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Colonial Origins of Inequality in Hispanic America? Some Reflections Based on New Empirical Evidence

  • Dobado González, Rafael
  • García Montero, Héctor

This paper attempts at contributing to the ongoing debate on the historical roots of the high economic inequality of contemporary Iberian America. Basically empirical, our approach departs from mainstream scholarship. We show new data on wages and heights in several viceroyalties that: 1) suggest relatively medium to high levels of material welfare among the commoners in Bourbon Hispanic America; 2) allow us to build indexes of economic inequality. An international comparison of those indexes casts some doubts on the widely accepted view that Viceroyal America’s economy was exclusively based on extremely unequal or extractive institutions, as it has been popularized by the influential works by Engerman and Sokoloff (1994, 2002, 2005), Acemoglu et al. (2002).

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Article provided by Cambridge University Press in its journal Revista de Historia Económica.

Volume (Year): 28 (2010)
Issue (Month): 02 (September)
Pages: 253-277

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Handle: RePEc:cup:reveco:v:28:y:2010:i:02:p:253-277_00
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  9. Daron Acemoglu & Simon Johnson & James A. Robinson, 2001. "Reversal of Fortune: Geography and Institutions in the Making of the Modern World Income Distribution," NBER Working Papers 8460, National Bureau of Economic Research, Inc.
  10. L Angeles, 2005. "Income Inequality and Colonialism," Centre for Growth and Business Cycle Research Discussion Paper Series 66, Economics, The Univeristy of Manchester.
  11. A'Hearn, Brian & Komlos, John, 2003. "Improvements in Maximum Likelihood Estimators of Truncated Normal Samples with Prior Knowledge of σ," Discussion Papers in Economics 51, University of Munich, Department of Economics.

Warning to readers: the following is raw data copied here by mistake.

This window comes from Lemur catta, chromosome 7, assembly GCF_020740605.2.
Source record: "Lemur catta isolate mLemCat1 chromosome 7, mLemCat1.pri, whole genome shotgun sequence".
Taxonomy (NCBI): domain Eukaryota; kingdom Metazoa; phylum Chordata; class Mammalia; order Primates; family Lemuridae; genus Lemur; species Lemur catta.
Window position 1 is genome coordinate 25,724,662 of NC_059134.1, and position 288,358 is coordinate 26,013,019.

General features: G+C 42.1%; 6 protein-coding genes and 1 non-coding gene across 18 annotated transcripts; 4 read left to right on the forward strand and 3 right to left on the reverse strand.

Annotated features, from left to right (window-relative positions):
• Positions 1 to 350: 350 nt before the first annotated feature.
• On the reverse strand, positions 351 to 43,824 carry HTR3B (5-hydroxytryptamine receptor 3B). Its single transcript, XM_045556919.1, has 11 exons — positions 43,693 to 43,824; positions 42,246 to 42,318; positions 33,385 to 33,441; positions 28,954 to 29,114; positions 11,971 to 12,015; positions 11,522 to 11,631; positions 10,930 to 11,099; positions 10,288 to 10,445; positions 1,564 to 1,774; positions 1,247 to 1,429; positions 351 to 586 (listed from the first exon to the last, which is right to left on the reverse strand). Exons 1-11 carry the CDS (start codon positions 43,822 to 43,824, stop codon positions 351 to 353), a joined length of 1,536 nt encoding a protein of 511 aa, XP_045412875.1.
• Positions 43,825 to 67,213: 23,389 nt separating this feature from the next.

12. Rafael Dobado González & Hector García, 2009. "Neither so low nor so short! Wages and heights in eighteenth and early nineteenth centuries colonial Hispanic America," Working Papers del Instituto Complutense de Estudios Internacionales 0914, Universidad Complutense de Madrid, Instituto Complutense de Estudios Internacionales.
  13. Margo, Robert A. & Steckel, Richard H., 1983. "Heights of Native-Born Whites During the Antebellum Period," The Journal of Economic History, Cambridge University Press, vol. 43(01), pages 167-174, March.
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  15. Matthew J. Baker & Christa N. Brunnschweiler & Erwin H. Bulte, 2008. "Did History Breed Inequality? Colonial Factor Endowments and Modern Income Distribution," CER-ETH Economics working paper series 08/86, CER-ETH - Center of Economic Research (CER-ETH) at ETH Zurich.
  16. Baten, Joerg & Pelger, Ines & Twrdek, Linda, 2009. "The anthropometric history of Argentina, Brazil and Peru during the 19th and early 20th century," Economics & Human Biology, Elsevier, vol. 7(3), pages 319-333, December.
  17. A'Hearn, Brian, 2003. "Anthropometric Evidence on Living Standards in Northern Italy, 1730 1860," The Journal of Economic History, Cambridge University Press, vol. 63(02), pages 351-381, June.
  18. Prados de la Escosura, Leandro, 2007. "Lost decades? : independence and latin America’s falling behind, 1820-1870," IFCS - Working Papers in Economic History.WH wp07-18, Universidad Carlos III de Madrid. Instituto Figuerola.
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  20. Komlos, John, 2005. "On English Pygmies and Giants: the Physical Stature of English Youth in the late-18th and early-19th Centuries," Discussion Papers in Economics 573, University of Munich, Department of Economics.
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  23. Bruhn, Miriam & Gallego, Francisco A., 2008. "Good, bad, and ugly colonial activities : studying development across the Americas," Policy Research Working Paper Series 4641, The World Bank.
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  26. Rafael Dobado González, 2009. "Herencia colonial y desarrollo económico en Iberoamérica," Documentos de trabajo de la Facultad de Ciencias Económicas y Empresariales 09-04, Universidad Complutense de Madrid, Facultad de Ciencias Económicas y Empresariales.
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